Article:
The Civil Justice Clinic, first established as the Urban Legal Clinic in 1970, instructs law students in the representation of indigent clients and client groups in a wide variety of civil cases, primarily in the areas of housing, family, consumer law, probate, bankruptcy, unemployment compensation, social security and SSI disability benefits and other public benefits law. Students handle all aspects of proceedings including interviewing and counseling clients, negotiating with adversaries, writing pleadings, motions, and briefs, and conducting depositions and trials.
Housing cases typically involve defending eviction actions, helping tenants obtain needed repairs, litigating actions to recover tenants’ security deposits, or fighting illegal rent increases. The subject of consumer cases range from real estate, home repair, car repair or purchase scams. Family cases may deal with anything from “simple” divorces, domestic violence, or child support hearings to more complex divorces involving real estate, child support, custody, alimony, pension, or other equitable distribution issues. The social security disability cases typically involve either full evidentiary hearings before federal administrative law judges—often involving the cross-examination of medical and vocational experts—or federal court appellate advocacy involving the formal preparation of appellate briefs sometimes followed by oral argument in U.S. District Court or the U.S. Court of Appeals for the Third Circuit.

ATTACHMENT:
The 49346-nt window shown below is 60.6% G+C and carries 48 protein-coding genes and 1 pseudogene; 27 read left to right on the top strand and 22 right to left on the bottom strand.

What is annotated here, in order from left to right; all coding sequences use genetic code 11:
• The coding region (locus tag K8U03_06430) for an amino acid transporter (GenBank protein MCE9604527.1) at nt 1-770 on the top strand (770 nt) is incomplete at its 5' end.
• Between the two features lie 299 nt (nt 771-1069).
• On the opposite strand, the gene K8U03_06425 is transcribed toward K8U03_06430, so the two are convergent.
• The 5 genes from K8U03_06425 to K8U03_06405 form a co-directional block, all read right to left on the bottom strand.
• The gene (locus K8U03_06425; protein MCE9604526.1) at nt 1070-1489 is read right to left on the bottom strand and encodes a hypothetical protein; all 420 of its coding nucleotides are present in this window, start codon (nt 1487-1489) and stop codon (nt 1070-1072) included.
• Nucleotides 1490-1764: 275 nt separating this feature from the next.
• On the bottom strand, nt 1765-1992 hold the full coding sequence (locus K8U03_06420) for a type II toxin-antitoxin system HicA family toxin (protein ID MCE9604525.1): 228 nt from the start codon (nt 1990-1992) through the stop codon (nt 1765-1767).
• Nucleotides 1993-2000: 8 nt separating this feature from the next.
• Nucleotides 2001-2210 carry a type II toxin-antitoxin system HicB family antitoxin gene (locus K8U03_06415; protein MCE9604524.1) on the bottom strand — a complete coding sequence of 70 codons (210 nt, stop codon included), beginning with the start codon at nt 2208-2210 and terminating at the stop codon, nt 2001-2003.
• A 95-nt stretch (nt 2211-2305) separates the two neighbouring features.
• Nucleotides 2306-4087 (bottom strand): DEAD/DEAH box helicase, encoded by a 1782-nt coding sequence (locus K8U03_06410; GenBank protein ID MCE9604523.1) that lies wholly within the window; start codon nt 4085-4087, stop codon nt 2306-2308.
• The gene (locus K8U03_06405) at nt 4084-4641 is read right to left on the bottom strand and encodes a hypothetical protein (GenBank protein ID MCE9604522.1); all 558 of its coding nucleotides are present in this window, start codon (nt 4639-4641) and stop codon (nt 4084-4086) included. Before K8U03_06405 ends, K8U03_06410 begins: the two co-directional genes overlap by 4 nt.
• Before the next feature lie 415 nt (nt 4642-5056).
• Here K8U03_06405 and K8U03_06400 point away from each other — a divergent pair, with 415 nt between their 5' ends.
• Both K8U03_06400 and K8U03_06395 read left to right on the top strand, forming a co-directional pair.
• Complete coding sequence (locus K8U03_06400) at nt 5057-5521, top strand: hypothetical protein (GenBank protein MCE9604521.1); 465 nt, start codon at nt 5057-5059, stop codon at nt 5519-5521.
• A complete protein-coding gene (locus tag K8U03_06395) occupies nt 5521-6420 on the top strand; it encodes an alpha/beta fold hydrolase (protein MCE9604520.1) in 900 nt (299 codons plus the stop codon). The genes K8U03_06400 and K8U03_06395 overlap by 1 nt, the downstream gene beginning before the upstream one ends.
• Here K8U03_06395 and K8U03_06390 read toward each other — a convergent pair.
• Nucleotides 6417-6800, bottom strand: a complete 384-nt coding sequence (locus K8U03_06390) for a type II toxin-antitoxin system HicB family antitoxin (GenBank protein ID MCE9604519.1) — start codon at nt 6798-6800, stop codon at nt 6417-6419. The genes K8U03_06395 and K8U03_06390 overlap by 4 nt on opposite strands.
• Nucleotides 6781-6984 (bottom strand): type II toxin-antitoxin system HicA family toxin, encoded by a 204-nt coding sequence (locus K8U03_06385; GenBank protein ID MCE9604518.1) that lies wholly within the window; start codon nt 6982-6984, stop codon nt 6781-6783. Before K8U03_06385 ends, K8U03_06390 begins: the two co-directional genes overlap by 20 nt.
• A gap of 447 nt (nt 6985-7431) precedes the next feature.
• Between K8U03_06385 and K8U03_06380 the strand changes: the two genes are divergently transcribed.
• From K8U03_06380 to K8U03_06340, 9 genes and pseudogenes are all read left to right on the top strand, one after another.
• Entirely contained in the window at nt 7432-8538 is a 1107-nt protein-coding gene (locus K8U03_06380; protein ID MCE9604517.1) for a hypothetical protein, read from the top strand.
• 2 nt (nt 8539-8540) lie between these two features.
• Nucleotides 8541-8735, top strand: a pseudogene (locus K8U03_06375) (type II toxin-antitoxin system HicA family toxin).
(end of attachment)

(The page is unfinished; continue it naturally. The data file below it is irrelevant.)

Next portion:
The clinic also occasionally pursues larger scale law reform and impact advocacy on systemic issues of civil poverty law, including:
- class action litigation challenging the mass destruction and misuse of thousands of Newark’s low-income federal public housing apartments without adequate replacement,
- investigation of systemic delays in the administration of the food stamp program in New Jersey,
- advocacy on behalf of tenant groups in rent strikes against private landlords, and
- analysis and comments on proposals by the Administrative Conference of the United States that would create additional procedural and substantive burdens for indigent SSI and Social Security Disability claimants.
Clinic students perform various forms of community outreach by making presentations to veterans’ groups and by aiding pro se litigants in divorce and consumer law clinics.
The clinic will share a lawyering skills seminar with the criminal and youth justice clinic, instructing students in a full range of lawyering skills including interviewing, counseling, development of a theory of the case, cross-cultural competency, negotiation, motion practice, and various aspects of trial practice and witness examination.
- Jack Feinstein, Director